This op-ed was published in The Jakarta Post, 22 June 2018. Read HERE
Data Protection: Indonesia can learn from EU
By Vincent Guérend
EU Ambassador to Indonesia
The recent Facebook/ Cambridge Analytica scandal has made us realize again how important strong data protection rules are for our society, including the very functioning of the democratic process. Such developments show that the protection of privacy is crucial as a core individual right and democratic imperative—and as an economic necessity. Without citizen trust in the way their data is handled, our democracies are endangered and our data-driven economies will not thrive.
You have probably received many e-mails in the last few weeks seeking your consent to be kept in mailing lists from publications, hotels, airlines, banks, etc. This is the result of the European Union General Data Protection Regulation (GDPR), which entered into force on 25 May. The GDPR seeks to create a virtuous circle of better protection of privacy as a fundamental right, enhanced consumer confidence in how the privacy and security of their data is guaranteed, particularly online, and economic growth.
The right to privacy and to personal data protection is not a luxury for rich countries; it is a universal, fundamental right that is a condition for sustainable social, political and economic development in our connected economies. The effective protection of personal data goes hand in hand with unleashing the full potential of the digital economy.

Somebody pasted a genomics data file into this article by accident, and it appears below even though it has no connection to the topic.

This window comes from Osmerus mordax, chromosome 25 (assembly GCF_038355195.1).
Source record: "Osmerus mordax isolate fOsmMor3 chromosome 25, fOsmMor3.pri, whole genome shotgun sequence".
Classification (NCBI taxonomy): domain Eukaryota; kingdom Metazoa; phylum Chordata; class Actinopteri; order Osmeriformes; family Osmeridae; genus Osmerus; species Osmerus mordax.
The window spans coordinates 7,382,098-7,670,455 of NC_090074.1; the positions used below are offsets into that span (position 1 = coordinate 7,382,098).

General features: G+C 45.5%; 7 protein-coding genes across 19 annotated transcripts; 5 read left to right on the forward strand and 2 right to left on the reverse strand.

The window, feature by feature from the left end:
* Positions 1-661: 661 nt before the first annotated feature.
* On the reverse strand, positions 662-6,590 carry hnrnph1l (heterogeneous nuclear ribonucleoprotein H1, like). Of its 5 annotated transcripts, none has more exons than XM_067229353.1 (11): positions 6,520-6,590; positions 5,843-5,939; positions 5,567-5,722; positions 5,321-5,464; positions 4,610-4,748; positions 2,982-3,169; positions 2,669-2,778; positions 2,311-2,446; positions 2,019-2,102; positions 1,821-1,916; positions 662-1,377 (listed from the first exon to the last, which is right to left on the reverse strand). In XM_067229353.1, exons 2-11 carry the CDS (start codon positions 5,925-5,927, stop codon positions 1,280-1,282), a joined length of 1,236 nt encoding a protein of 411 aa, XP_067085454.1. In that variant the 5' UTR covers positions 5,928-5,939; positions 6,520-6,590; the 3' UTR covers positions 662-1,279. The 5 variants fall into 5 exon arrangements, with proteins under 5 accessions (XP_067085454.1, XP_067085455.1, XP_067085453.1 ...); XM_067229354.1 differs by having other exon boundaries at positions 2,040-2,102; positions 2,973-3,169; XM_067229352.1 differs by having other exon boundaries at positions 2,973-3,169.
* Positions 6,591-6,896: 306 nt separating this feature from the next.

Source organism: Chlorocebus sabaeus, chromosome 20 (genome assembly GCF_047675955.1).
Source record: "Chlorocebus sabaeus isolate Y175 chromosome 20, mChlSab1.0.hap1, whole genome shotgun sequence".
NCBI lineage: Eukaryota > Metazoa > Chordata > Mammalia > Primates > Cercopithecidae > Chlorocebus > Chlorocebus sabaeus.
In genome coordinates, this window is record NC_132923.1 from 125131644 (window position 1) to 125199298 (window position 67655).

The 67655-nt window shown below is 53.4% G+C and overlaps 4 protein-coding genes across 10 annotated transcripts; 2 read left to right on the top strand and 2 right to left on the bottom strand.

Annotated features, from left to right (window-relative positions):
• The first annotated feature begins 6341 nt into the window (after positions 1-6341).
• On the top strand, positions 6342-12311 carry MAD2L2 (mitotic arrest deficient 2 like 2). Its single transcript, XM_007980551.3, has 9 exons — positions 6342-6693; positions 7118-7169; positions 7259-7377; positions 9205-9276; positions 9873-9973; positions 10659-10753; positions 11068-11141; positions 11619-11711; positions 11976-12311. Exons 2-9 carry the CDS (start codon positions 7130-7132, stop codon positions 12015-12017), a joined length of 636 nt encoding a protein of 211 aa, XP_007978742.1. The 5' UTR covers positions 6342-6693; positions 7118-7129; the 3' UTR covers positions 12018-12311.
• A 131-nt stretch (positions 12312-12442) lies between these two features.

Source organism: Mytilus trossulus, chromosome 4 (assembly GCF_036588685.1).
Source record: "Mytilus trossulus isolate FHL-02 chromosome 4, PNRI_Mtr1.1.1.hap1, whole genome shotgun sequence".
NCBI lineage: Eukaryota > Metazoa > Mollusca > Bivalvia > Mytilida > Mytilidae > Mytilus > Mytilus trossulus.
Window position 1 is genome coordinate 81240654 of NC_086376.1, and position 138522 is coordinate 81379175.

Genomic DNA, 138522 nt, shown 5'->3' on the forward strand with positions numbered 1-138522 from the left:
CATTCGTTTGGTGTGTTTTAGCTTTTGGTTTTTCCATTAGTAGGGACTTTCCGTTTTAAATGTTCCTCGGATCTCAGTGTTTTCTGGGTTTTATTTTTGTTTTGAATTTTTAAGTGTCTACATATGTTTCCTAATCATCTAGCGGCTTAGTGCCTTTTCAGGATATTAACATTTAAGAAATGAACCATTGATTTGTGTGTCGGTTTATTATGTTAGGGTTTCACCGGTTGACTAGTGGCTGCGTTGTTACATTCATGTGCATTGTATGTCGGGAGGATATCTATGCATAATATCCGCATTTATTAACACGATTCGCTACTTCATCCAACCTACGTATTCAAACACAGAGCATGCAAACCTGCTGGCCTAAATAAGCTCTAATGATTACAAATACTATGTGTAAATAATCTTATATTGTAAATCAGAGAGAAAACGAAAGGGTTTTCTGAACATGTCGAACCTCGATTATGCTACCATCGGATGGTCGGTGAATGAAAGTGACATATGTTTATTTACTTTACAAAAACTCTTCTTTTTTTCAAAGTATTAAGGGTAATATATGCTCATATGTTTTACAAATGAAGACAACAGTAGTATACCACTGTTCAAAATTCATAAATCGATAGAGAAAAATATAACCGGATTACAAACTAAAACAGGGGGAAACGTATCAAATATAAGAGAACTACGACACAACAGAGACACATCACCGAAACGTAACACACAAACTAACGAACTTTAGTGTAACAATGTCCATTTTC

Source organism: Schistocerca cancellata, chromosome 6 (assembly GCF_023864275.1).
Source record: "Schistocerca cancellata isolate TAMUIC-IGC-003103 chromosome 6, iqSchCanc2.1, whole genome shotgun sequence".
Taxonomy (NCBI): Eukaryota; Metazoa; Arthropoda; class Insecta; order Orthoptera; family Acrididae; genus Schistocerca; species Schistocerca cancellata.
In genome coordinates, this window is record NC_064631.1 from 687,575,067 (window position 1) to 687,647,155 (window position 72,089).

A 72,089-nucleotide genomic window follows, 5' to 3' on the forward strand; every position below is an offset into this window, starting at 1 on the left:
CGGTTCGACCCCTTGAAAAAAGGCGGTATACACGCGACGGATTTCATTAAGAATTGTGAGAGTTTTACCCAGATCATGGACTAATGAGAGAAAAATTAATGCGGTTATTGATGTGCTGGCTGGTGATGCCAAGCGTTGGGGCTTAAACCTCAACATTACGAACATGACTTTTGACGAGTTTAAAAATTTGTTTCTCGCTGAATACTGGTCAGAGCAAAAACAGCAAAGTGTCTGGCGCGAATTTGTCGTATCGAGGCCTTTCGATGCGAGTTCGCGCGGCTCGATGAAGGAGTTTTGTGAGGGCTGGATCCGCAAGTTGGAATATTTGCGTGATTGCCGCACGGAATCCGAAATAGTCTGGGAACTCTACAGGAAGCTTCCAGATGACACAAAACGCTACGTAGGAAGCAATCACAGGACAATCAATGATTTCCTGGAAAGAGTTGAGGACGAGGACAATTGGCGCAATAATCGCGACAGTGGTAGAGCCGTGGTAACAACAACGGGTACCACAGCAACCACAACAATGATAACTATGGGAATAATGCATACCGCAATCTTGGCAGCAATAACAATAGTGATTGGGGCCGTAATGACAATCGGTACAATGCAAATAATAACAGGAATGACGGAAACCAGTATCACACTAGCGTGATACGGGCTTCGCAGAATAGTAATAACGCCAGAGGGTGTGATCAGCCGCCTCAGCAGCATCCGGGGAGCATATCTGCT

Today more than 120 countries have data privacy laws in place. Many of the new or modernised laws tend to be based on common elements: comprehensive legislation (rather than sectorial rules), a set of enforceable rights, the setting up of an independent supervisory authority, etc. This developing convergence improves the level of protection of personal data when transferred abroad and offers new opportunities to facilitate trade as well as cooperation between public authorities, both of which increasingly rely on the exchange of personal data.
The Indonesian Ministry of Communication and Information Technology (ICT) is currently in the process of drafting a new Law on Personal Data Protection and revising a Ministerial Decree on Content Protection. We are glad that the Indonesian authorities are highly interested in learning from the European regulation, understanding its impact for Indonesian businesses and possibly using it as source of inspiration for their own legislative process. European and Indonesian experts are in close touch to exchange experiences and best practices. Our cooperation offers new opportunities to further develop elements of convergence between our data protection regimes with the highest standards in mind.
Having convergent data protection regulations would help data flow more freely and securely between the EU and Indonesia, creating a better business environment and boosting trade and investment.
Let me finish with this quote from Vĕra Jourová, European Commissioner for Justice, Consumers and Gender Equality: “Data protection is not a luxury but a necessity, not only for the functioning of our democracies but also for the protection of our citizen and the success of our data-driven economies".